Some divorcing couples in Ohio might not be able to create a strong co-parenting relationship. For the most part, co-parenting requires exes to set aside their differences, focus on their children and communicate effectively. In some divorces, there is simply too much conflict for this to happen. However, there is an alternative, known as parallel parenting, that allows exes to share custody or have a custody and visitation arrangement.
In parallel parenting, exes avoid direct communication as much as possible. This helps remove the likelihood of conflict. Parents who intend to use this approach need to make a plan that is very structured. They might want to set up a channel for indirect communication. This may involve sharing calendars or using email to communicate any critical information.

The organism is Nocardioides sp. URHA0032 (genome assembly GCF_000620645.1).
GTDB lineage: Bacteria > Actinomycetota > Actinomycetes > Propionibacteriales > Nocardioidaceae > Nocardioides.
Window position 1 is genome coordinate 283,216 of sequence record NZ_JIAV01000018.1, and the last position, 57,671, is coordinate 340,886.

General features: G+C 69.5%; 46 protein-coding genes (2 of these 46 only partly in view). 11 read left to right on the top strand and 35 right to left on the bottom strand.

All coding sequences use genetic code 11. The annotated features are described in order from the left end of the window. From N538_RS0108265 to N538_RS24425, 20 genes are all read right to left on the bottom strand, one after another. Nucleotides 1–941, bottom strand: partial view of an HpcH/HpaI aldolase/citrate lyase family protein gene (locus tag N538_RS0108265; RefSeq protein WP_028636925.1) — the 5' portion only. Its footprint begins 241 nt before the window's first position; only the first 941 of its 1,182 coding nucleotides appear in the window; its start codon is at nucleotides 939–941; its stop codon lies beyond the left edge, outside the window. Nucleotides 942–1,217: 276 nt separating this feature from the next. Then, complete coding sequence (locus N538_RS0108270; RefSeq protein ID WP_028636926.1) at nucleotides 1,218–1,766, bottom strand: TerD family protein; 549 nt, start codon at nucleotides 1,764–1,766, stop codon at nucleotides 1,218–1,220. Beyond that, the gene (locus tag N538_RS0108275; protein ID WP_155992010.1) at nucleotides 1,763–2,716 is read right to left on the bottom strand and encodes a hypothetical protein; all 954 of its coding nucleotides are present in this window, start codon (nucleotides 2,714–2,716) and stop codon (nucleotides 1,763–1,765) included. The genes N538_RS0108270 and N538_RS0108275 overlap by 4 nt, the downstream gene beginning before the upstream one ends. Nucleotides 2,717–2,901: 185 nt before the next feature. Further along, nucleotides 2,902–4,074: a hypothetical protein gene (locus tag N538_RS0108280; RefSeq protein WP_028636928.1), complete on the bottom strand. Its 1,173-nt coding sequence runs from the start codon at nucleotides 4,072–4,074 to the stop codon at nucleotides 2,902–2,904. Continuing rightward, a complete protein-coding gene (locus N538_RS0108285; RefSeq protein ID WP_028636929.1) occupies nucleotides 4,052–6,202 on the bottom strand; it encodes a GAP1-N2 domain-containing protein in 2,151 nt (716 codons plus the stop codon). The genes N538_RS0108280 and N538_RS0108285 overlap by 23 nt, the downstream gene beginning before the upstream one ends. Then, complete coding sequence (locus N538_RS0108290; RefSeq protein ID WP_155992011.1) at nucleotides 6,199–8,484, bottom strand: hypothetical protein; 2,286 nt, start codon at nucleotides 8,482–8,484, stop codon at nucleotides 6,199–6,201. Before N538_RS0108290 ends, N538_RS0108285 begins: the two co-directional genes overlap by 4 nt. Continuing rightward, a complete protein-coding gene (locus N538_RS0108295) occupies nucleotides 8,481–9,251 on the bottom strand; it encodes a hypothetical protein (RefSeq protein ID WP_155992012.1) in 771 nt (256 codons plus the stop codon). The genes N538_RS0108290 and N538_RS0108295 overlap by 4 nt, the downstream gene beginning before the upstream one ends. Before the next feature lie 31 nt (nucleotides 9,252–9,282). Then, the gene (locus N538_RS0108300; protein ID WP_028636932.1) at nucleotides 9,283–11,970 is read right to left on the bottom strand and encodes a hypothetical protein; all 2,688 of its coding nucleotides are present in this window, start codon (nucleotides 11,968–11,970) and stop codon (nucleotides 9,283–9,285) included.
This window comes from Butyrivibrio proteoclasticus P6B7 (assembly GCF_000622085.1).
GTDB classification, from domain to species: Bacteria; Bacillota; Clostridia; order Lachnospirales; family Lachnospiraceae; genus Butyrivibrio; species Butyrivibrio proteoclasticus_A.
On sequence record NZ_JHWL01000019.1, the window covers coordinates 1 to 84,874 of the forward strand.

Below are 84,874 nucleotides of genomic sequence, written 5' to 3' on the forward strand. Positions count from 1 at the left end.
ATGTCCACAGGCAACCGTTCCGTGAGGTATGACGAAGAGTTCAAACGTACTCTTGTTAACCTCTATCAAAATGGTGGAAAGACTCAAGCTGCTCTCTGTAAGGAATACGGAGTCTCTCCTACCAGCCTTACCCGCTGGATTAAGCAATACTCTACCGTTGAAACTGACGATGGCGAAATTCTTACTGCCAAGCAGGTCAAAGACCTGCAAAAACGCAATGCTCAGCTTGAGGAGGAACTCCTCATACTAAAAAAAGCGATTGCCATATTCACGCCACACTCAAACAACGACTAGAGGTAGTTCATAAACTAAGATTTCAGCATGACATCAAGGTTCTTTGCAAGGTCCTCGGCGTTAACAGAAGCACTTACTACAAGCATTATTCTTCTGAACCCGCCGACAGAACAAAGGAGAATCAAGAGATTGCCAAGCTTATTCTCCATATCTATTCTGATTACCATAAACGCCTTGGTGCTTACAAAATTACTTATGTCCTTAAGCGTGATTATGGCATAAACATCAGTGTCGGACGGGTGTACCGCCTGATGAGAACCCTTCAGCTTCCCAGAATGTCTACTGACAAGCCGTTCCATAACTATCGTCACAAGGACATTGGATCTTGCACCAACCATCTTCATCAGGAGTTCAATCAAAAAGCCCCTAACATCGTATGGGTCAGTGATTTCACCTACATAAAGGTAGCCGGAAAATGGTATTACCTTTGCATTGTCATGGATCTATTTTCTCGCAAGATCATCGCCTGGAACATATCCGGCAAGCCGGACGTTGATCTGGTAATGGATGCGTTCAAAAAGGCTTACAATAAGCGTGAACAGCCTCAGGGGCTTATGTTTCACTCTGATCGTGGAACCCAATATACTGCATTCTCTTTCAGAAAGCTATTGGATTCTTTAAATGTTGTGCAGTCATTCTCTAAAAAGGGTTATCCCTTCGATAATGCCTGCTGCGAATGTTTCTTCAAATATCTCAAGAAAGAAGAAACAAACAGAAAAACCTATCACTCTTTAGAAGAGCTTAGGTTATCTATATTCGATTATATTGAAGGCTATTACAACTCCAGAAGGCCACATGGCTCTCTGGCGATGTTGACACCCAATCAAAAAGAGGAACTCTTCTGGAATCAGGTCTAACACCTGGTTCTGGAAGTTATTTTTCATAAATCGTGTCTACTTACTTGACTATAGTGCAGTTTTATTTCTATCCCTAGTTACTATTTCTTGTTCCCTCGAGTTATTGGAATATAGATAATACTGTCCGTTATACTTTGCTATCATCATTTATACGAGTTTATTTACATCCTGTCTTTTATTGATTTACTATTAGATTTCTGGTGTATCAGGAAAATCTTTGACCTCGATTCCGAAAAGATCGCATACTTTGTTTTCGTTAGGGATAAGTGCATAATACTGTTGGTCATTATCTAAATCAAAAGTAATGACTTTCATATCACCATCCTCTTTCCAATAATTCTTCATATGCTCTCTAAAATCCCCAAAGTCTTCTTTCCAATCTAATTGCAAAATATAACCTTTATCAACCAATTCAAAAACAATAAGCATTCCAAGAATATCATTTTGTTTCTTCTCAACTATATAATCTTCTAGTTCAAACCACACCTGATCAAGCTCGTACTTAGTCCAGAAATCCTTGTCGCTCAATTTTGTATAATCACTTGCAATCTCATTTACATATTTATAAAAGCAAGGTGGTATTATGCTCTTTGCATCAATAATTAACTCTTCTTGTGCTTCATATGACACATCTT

Parallel parenting also involves agreeing to relinquish the impulse to control the other parent or their relationship with the child. In contrast, co-parenting involves respecting the other parent's relationship with the child, but exes may be much more entwined in their approaches to parenting. Parallel parenting is not necessarily a permanent state of affairs. The structure may need to change as children get older. Parents might even find that over the years, their negative feelings toward one another dissipate enough to allow for co-parenting.
Even if they are going to use a parallel parenting arrangement, ex-spouses could reach a child custody agreement through negotiation instead of going to court. Attorneys can help settle issues such as parenting time, visitation schedules and the overall custody situation.